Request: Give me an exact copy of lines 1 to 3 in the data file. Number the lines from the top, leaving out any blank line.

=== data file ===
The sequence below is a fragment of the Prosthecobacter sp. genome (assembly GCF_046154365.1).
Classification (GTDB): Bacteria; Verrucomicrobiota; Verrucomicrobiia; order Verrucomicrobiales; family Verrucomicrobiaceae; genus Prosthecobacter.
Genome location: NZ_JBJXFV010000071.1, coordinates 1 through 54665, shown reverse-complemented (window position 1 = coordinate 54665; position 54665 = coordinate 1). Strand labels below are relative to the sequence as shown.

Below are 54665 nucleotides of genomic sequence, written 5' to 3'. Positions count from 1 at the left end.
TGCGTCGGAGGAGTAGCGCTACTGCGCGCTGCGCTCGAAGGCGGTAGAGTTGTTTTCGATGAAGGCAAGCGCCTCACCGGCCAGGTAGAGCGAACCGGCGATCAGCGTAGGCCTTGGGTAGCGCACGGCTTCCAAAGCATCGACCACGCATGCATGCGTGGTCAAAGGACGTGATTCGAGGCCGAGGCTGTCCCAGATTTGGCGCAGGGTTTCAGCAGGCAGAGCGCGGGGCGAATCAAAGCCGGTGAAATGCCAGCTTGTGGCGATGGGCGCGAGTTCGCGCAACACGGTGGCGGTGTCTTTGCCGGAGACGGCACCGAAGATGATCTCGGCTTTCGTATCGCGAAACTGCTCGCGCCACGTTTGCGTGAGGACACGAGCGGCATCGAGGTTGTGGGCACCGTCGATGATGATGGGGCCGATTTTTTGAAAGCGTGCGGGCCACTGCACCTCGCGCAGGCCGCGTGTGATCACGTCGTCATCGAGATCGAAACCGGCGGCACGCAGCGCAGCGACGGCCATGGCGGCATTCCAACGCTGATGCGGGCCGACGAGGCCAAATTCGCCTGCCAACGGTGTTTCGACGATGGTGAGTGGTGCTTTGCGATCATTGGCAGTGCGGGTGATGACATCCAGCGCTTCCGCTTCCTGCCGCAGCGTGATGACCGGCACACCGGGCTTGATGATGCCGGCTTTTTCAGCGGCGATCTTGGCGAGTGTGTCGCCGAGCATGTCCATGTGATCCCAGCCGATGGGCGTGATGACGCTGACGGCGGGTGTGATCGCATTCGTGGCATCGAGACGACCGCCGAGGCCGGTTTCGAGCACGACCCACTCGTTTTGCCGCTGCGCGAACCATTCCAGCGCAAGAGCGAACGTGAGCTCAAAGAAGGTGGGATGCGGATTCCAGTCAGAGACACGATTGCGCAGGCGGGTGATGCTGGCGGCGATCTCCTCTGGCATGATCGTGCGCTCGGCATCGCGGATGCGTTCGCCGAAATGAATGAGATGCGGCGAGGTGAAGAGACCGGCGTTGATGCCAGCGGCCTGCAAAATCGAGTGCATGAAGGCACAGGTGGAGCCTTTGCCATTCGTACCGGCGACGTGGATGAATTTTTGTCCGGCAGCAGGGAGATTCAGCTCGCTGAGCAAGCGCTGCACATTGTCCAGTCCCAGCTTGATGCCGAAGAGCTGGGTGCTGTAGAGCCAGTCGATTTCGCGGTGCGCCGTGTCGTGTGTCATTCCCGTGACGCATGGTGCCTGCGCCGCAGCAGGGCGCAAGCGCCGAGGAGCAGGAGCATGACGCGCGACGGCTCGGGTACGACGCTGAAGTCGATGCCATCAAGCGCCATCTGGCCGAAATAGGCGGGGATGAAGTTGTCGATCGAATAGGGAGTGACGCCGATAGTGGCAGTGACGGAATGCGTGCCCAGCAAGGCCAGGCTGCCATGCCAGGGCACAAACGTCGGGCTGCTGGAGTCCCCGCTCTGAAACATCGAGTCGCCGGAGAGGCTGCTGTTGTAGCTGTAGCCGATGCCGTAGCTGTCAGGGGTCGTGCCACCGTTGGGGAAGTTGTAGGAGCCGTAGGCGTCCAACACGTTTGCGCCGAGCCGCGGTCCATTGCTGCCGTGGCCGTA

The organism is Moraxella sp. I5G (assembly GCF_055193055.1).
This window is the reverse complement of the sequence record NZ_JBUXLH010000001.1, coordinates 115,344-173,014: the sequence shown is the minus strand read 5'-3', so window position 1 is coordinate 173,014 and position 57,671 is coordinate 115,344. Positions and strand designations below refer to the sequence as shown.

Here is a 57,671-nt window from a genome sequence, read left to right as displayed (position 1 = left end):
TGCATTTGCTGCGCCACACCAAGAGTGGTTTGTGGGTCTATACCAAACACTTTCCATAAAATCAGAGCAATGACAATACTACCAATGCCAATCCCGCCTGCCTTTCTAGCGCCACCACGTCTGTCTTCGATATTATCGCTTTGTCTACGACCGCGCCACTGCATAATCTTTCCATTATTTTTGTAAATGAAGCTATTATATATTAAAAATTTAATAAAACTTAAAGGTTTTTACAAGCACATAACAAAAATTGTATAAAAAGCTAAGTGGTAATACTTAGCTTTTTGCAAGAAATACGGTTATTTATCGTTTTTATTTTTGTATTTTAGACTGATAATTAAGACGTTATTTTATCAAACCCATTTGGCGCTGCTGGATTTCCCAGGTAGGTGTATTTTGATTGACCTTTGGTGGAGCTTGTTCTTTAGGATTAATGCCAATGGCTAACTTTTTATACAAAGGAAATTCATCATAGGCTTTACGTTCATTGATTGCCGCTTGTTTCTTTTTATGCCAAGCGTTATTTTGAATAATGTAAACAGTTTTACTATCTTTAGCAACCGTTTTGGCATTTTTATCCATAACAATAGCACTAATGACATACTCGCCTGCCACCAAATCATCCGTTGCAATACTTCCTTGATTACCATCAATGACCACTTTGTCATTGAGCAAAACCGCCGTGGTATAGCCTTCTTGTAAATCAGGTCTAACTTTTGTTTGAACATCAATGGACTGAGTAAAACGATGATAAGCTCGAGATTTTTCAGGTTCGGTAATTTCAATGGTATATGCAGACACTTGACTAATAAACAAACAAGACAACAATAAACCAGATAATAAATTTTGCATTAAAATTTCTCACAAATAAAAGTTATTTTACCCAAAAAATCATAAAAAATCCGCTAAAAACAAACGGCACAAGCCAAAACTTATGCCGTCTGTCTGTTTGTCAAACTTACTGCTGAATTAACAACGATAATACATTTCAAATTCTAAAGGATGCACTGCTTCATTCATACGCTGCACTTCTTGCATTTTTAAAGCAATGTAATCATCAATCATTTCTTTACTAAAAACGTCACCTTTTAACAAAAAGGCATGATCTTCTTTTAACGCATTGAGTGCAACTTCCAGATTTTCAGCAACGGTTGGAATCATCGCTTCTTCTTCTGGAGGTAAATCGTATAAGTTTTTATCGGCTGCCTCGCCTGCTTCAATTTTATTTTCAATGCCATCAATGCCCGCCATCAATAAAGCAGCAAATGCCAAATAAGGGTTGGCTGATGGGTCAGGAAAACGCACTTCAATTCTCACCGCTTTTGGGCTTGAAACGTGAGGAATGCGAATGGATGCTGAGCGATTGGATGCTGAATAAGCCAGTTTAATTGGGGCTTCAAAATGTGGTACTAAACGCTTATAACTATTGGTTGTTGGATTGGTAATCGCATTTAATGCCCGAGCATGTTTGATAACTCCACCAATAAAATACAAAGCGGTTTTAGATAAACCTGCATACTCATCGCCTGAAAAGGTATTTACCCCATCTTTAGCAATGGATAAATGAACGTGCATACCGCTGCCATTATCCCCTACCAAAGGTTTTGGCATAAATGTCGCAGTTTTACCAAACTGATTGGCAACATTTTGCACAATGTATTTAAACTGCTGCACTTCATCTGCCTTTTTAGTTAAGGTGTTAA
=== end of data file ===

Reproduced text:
The sequence below is a fragment of the Prosthecobacter sp. genome (assembly GCF_046154365.1).
Classification (GTDB): Bacteria; Verrucomicrobiota; Verrucomicrobiia; order Verrucomicrobiales; family Verrucomicrobiaceae; genus Prosthecobacter.
Genome location: NZ_JBJXFV010000071.1, coordinates 1 through 54665, shown reverse-complemented (window position 1 = coordinate 54665; position 54665 = coordinate 1). Strand labels below are relative to the sequence as shown.